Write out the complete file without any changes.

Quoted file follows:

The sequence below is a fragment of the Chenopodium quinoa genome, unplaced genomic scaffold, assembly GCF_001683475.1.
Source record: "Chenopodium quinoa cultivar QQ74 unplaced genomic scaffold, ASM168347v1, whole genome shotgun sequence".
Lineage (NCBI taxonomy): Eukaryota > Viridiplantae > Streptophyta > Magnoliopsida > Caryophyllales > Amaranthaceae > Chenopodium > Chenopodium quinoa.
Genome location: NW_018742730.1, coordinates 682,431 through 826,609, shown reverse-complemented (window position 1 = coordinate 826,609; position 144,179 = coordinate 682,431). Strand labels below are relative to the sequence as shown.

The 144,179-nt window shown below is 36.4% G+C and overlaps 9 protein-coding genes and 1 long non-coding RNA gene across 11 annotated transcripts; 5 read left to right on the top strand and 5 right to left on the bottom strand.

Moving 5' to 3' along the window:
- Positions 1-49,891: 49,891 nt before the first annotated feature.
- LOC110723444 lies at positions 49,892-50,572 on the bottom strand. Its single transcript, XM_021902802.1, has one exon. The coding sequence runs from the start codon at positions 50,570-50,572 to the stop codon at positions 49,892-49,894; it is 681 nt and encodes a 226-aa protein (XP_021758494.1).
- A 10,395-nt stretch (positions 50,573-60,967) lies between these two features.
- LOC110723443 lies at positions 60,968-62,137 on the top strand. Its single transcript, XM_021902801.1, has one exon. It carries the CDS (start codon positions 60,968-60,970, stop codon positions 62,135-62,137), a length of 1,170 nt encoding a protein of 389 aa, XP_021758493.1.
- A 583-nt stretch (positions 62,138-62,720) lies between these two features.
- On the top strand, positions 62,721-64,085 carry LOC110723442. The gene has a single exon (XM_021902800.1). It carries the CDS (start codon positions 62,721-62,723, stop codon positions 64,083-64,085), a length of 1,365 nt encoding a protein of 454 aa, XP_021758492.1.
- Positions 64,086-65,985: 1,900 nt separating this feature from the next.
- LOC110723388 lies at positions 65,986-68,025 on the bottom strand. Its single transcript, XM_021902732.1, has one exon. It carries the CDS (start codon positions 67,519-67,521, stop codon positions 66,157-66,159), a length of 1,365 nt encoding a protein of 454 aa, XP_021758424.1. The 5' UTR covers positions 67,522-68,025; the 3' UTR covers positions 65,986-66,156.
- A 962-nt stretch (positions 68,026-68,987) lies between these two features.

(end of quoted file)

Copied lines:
The sequence below is a fragment of the Chenopodium quinoa genome, unplaced genomic scaffold, assembly GCF_001683475.1.
Source record: "Chenopodium quinoa cultivar QQ74 unplaced genomic scaffold, ASM168347v1, whole genome shotgun sequence".
Lineage (NCBI taxonomy): Eukaryota > Viridiplantae > Streptophyta > Magnoliopsida > Caryophyllales > Amaranthaceae > Chenopodium > Chenopodium quinoa.
Genome location: NW_018742730.1, coordinates 682,431 through 826,609, shown reverse-complemented (window position 1 = coordinate 826,609; position 144,179 = coordinate 682,431). Strand labels below are relative to the sequence as shown.

The 144,179-nt window shown below is 36.4% G+C and overlaps 9 protein-coding genes and 1 long non-coding RNA gene across 11 annotated transcripts; 5 read left to right on the top strand and 5 right to left on the bottom strand.

Moving 5' to 3' along the window:
- Positions 1-49,891: 49,891 nt before the first annotated feature.
- LOC110723444 lies at positions 49,892-50,572 on the bottom strand. Its single transcript, XM_021902802.1, has one exon. The coding sequence runs from the start codon at positions 50,570-50,572 to the stop codon at positions 49,892-49,894; it is 681 nt and encodes a 226-aa protein (XP_021758494.1).
- A 10,395-nt stretch (positions 50,573-60,967) lies between these two features.
- LOC110723443 lies at positions 60,968-62,137 on the top strand. Its single transcript, XM_021902801.1, has one exon. It carries the CDS (start codon positions 60,968-60,970, stop codon positions 62,135-62,137), a length of 1,170 nt encoding a protein of 389 aa, XP_021758493.1.
- A 583-nt stretch (positions 62,138-62,720) lies between these two features.
- On the top strand, positions 62,721-64,085 carry LOC110723442. The gene has a single exon (XM_021902800.1). It carries the CDS (start codon positions 62,721-62,723, stop codon positions 64,083-64,085), a length of 1,365 nt encoding a protein of 454 aa, XP_021758492.1.
- Positions 64,086-65,985: 1,900 nt separating this feature from the next.
- LOC110723388 lies at positions 65,986-68,025 on the bottom strand. Its single transcript, XM_021902732.1, has one exon. It carries the CDS (start codon positions 67,519-67,521, stop codon positions 66,157-66,159), a length of 1,365 nt encoding a protein of 454 aa, XP_021758424.1. The 5' UTR covers positions 67,522-68,025; the 3' UTR covers positions 65,986-66,156.
- A 962-nt stretch (positions 68,026-68,987) lies between these two features.